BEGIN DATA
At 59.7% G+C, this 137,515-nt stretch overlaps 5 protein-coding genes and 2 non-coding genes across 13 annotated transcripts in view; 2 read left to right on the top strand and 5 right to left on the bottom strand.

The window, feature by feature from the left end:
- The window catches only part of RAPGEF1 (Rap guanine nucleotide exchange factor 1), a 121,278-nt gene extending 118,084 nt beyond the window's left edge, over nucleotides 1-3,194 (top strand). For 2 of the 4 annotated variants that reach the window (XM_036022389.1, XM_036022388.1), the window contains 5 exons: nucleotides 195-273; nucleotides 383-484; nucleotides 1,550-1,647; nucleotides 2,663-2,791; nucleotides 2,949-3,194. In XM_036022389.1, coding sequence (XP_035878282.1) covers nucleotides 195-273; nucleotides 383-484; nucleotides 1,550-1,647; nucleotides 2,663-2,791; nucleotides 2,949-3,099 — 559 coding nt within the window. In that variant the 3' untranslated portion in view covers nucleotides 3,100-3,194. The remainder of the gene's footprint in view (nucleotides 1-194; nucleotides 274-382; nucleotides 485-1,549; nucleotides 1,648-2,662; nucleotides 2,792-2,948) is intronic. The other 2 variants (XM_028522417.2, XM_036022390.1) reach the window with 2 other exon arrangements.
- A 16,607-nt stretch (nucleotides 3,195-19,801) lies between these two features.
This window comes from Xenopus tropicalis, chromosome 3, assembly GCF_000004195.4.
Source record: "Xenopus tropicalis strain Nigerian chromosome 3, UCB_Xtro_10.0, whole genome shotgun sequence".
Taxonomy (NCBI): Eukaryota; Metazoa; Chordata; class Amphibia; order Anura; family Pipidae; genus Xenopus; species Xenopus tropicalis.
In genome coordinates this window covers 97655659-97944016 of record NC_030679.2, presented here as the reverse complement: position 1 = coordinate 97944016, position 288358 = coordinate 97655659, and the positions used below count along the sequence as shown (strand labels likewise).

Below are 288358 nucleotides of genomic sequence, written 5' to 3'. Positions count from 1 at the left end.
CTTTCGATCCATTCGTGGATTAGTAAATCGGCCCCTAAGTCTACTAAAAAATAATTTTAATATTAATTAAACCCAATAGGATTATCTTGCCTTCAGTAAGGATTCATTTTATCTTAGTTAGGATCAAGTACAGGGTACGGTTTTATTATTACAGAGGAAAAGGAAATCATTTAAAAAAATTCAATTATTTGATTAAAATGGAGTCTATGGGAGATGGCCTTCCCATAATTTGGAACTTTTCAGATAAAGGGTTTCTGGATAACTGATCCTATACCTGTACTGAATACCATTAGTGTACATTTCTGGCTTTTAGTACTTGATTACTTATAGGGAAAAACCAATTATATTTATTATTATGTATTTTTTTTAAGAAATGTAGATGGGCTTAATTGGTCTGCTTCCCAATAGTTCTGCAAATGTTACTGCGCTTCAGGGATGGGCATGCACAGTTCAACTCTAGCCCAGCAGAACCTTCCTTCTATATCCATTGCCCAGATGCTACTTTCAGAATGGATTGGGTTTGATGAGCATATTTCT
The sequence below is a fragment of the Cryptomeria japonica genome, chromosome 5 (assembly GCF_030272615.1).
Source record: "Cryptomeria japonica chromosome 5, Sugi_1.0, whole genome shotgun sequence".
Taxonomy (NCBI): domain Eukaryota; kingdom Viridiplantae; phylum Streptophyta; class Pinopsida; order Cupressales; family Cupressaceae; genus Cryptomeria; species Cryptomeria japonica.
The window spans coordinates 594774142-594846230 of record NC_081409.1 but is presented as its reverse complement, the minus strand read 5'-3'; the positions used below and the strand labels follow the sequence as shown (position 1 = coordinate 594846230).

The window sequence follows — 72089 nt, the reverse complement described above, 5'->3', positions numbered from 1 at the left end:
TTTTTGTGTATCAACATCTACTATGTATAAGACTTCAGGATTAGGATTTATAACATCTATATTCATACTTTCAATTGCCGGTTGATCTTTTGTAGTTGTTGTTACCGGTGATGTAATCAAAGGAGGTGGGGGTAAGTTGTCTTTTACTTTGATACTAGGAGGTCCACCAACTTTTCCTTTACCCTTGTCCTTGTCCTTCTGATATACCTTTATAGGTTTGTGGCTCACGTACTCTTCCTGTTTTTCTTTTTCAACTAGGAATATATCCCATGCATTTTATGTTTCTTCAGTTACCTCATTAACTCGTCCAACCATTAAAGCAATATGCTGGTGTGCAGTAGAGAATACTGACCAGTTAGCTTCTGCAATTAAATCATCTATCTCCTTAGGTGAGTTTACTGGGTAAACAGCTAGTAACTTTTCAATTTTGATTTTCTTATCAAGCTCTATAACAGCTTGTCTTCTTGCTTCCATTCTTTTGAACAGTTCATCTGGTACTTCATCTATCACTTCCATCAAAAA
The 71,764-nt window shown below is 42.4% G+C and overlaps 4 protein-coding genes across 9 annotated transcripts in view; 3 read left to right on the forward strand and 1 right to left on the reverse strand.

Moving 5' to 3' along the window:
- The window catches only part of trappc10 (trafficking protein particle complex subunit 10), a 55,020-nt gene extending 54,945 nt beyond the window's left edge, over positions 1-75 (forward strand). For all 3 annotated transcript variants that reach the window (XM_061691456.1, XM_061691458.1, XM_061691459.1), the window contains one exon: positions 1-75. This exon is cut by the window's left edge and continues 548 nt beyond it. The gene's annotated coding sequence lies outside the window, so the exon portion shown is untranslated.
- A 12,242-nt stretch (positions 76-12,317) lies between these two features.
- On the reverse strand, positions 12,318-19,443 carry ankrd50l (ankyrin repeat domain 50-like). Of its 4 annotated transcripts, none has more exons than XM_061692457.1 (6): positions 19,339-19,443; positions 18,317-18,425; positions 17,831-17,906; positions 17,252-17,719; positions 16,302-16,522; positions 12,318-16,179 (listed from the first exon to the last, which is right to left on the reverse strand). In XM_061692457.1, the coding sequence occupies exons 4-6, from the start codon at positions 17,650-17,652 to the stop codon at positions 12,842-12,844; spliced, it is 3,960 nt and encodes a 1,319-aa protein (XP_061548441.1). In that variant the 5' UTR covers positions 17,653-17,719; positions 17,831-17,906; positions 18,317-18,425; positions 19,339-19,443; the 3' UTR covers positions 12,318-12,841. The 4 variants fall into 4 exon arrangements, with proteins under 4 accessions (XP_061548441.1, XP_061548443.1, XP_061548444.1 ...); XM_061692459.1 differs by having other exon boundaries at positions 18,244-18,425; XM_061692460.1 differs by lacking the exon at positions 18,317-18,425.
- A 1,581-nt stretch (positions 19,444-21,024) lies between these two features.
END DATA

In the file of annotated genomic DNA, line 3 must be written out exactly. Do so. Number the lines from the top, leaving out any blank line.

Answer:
- The window catches only part of RAPGEF1 (Rap guanine nucleotide exchange factor 1), a 121,278-nt gene extending 118,084 nt beyond the window's left edge, over nucleotides 1-3,194 (top strand). For 2 of the 4 annotated variants that reach the window (XM_036022389.1, XM_036022388.1), the window contains 5 exons: nucleotides 195-273; nucleotides 383-484; nucleotides 1,550-1,647; nucleotides 2,663-2,791; nucleotides 2,949-3,194. In XM_036022389.1, coding sequence (XP_035878282.1) covers nucleotides 195-273; nucleotides 383-484; nucleotides 1,550-1,647; nucleotides 2,663-2,791; nucleotides 2,949-3,099 — 559 coding nt within the window. In that variant the 3' untranslated portion in view covers nucleotides 3,100-3,194. The remainder of the gene's footprint in view (nucleotides 1-194; nucleotides 274-382; nucleotides 485-1,549; nucleotides 1,648-2,662; nucleotides 2,792-2,948) is intronic. The other 2 variants (XM_028522417.2, XM_036022390.1) reach the window with 2 other exon arrangements.